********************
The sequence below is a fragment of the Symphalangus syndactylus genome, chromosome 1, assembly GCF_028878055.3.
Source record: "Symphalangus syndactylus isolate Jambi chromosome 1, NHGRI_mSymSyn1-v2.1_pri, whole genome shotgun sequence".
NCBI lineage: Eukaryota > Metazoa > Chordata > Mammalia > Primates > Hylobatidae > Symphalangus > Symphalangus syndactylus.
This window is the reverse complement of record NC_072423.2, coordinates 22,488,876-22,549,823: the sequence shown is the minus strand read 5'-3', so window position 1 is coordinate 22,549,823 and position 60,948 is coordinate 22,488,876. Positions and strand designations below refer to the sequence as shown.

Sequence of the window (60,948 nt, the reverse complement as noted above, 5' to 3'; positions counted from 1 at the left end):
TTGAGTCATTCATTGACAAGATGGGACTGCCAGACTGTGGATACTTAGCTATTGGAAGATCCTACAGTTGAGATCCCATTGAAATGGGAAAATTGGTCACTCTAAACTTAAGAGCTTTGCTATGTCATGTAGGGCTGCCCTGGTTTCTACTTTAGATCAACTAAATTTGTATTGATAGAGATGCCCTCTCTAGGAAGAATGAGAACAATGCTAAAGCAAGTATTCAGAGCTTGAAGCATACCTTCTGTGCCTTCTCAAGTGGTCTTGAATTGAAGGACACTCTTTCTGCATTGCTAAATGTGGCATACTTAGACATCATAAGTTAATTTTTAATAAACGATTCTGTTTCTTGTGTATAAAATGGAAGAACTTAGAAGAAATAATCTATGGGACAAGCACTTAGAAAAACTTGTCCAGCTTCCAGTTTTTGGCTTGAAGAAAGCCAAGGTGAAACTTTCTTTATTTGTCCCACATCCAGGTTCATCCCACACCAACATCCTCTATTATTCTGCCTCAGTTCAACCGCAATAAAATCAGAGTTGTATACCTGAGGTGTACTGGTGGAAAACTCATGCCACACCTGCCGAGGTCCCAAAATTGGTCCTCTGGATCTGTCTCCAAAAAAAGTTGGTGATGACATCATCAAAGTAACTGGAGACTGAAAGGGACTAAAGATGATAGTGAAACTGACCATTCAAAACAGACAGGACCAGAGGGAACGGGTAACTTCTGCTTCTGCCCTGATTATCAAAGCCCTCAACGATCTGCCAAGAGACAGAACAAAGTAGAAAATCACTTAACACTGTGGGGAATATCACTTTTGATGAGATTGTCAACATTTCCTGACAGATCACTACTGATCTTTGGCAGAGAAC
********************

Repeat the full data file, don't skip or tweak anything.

The sequence below is a fragment of the Symphalangus syndactylus genome, chromosome 1, assembly GCF_028878055.3.
Source record: "Symphalangus syndactylus isolate Jambi chromosome 1, NHGRI_mSymSyn1-v2.1_pri, whole genome shotgun sequence".
NCBI lineage: Eukaryota > Metazoa > Chordata > Mammalia > Primates > Hylobatidae > Symphalangus > Symphalangus syndactylus.
This window is the reverse complement of record NC_072423.2, coordinates 22,488,876-22,549,823: the sequence shown is the minus strand read 5'-3', so window position 1 is coordinate 22,549,823 and position 60,948 is coordinate 22,488,876. Positions and strand designations below refer to the sequence as shown.

Sequence of the window (60,948 nt, the reverse complement as noted above, 5' to 3'; positions counted from 1 at the left end):
TTGAGTCATTCATTGACAAGATGGGACTGCCAGACTGTGGATACTTAGCTATTGGAAGATCCTACAGTTGAGATCCCATTGAAATGGGAAAATTGGTCACTCTAAACTTAAGAGCTTTGCTATGTCATGTAGGGCTGCCCTGGTTTCTACTTTAGATCAACTAAATTTGTATTGATAGAGATGCCCTCTCTAGGAAGAATGAGAACAATGCTAAAGCAAGTATTCAGAGCTTGAAGCATACCTTCTGTGCCTTCTCAAGTGGTCTTGAATTGAAGGACACTCTTTCTGCATTGCTAAATGTGGCATACTTAGACATCATAAGTTAATTTTTAATAAACGATTCTGTTTCTTGTGTATAAAATGGAAGAACTTAGAAGAAATAATCTATGGGACAAGCACTTAGAAAAACTTGTCCAGCTTCCAGTTTTTGGCTTGAAGAAAGCCAAGGTGAAACTTTCTTTATTTGTCCCACATCCAGGTTCATCCCACACCAACATCCTCTATTATTCTGCCTCAGTTCAACCGCAATAAAATCAGAGTTGTATACCTGAGGTGTACTGGTGGAAAACTCATGCCACACCTGCCGAGGTCCCAAAATTGGTCCTCTGGATCTGTCTCCAAAAAAAGTTGGTGATGACATCATCAAAGTAACTGGAGACTGAAAGGGACTAAAGATGATAGTGAAACTGACCATTCAAAACAGACAGGACCAGAGGGAACGGGTAACTTCTGCTTCTGCCCTGATTATCAAAGCCCTCAACGATCTGCCAAGAGACAGAACAAAGTAGAAAATCACTTAACACTGTGGGGAATATCACTTTTGATGAGATTGTCAACATTTCCTGACAGATCACTACTGATCTTTGGCAGAGAAC